Scott Logdon is a tried-and-true, blue-bleeding University of Kentucky basketball fan. He doesn't think there's much chance UK could lose to the University of Wisconsin in their Final Four matchup Saturday night, but in that unlikely event, he would go ahead and cheer for Wisconsin in the NCAA men's championship game Monday night.
And no, not because the other team might be Duke. It's because he now carries inside him a little bit of Wisconsin: tiny cells of bone marrow that saved his life.
"I still bleed blue, even if I have some Badger blood," Logdon said.
Back in 2012, the Salvisa resident went to his doctor with what he thought was a case of strep throat. The doctor gave him a prescription, but to be safe, she took a blood sample, too.
By that evening, Logdon was in a room at the University of Kentucky Markey Cancer Center, preparing to start an intensive regimen of chemotherapy to combat acute myeloid leukemia, a disease that strikes about 18,000 adults a year.
Without the chemo, doctors told Logdon and his wife, Angela, that he would be dead within weeks. Chemo would help, but the only thing that could really stop the leukemia was a bone marrow transplant.
Luckily for Logdon, two years earlier, a University of Wisconsin freshman named Chris Wirz was walking to the library when he saw his cousin at a National Marrow Donor Registry event, now known as the Be The Match Registry. More to help her out than anything else, he signed up, got his cheek swabbed, and went on his way. There was only about a 1 in 100,000 chance he'd match someone, they told him.
Wirz's odds were better. By January 2013, he was on his way to Washington, D.C. to donate bone marrow. Shortly after that, Logdon got his transplant.
Logdon took leave from his job as chief deputy at Woodford County Detention Center in Versailles, wore a face mask to prevent him from infection, and slowly started to get better.
After a year, according to the national registry, donors and donees are allowed to meet if both sides agree. The Logdons and their four kids sent letters to Chris, begging him to let them thank him in person.
On April 5, 2014, Logdon had just finished watching UK squeak out its one-point Final Four victory over Wisconsin. He went on Facebook and noticed some guy from Wisconsin had friended him. Logdon didn't accept, thinking it was a Wisconsin fan trying to give him some virtual grief. Shortly after, Angela got a notification that Wirz was willing to meet them.
He called and talked to the Logdons for two hours. In July, Wirz, his mother and his sister drove down to the Logdons' house.
"I knew I wanted to meet him from the beginning," Logdon said. "We just wanted to thank him in person, because saying thank you is just not enough; it's not enough for what he did for me and my family."
Or as Angela Logdon said: "If Chris hadn't signed up, my life might be very different right now."
Now it's April 2015 and UK and Wisconsin are again meeting in the Final Four, an occasion that both the Logdons and Wirz are using to get the word out about bone marrow donations.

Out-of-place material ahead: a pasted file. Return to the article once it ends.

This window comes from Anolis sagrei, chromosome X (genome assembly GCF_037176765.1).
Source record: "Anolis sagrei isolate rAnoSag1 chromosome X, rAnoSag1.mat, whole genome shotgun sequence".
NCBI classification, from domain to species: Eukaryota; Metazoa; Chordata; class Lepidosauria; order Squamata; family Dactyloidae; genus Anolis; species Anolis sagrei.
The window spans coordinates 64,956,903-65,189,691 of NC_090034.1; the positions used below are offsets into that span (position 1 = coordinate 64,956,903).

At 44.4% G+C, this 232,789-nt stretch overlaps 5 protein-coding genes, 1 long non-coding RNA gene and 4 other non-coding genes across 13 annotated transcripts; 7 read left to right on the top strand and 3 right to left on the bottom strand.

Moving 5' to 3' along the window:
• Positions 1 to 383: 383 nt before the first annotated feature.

"It still feels surreal to me," Wirz said in a phone interview from Madison, where he's now a senior. "For me to (donate) was so easy, but then I saw someone's family and their life, and it turned out to be one of the most significant things I've ever done in my life. It's still hard to process that what I did means he's still around."
Wirz wants to dispel misconceptions about bone marrow donation, which once was a lengthy and painful operation. Now you can join the registry with a cheek swab. If that looks good to the registry, you give a blood sample.
After Wirz matched with Logdon, he took some medication to pump his stem cell production, then he spent a few hours in a hospital bed as blood was taken out of one arm, put through a centrifuge to remove marrow cells and platelets, then put back in the other arm. The only side effect, he said, was fatigue.
The bone marrow registry has stepped up events on college campuses because the donor age runs between 18 and 44, and youthful cells seem to work the best, Logdon said.
The Be The Match Registry (bethematch.org) has grown to 9 million donors and facilitates more than 5,200 transplants a year for blood cancer victims around the world.
Wirz is still a donor and would like to give again. His sister runs the Be The Match Registry at the Wisconsin campus in Oshkosh, and often uses him and Logdon as an example.
Logdon also wants to get the word out that younger generations might not be as indifferent as they are often portrayed. "There are some great kids in the younger generations," he said.
Logdon is a youth minister at Evergreen Baptist in Frankfort and says it's easy to persuade kids there to sign up as donors once they turn 18.
As for the big game, Wirz will be rooting for the Badgers all the way, and if UK wins, well, he'll have to see.
"I want to say yes, but I always have to root for the underdog," he said. "I'll do my best, but I can't make any promises."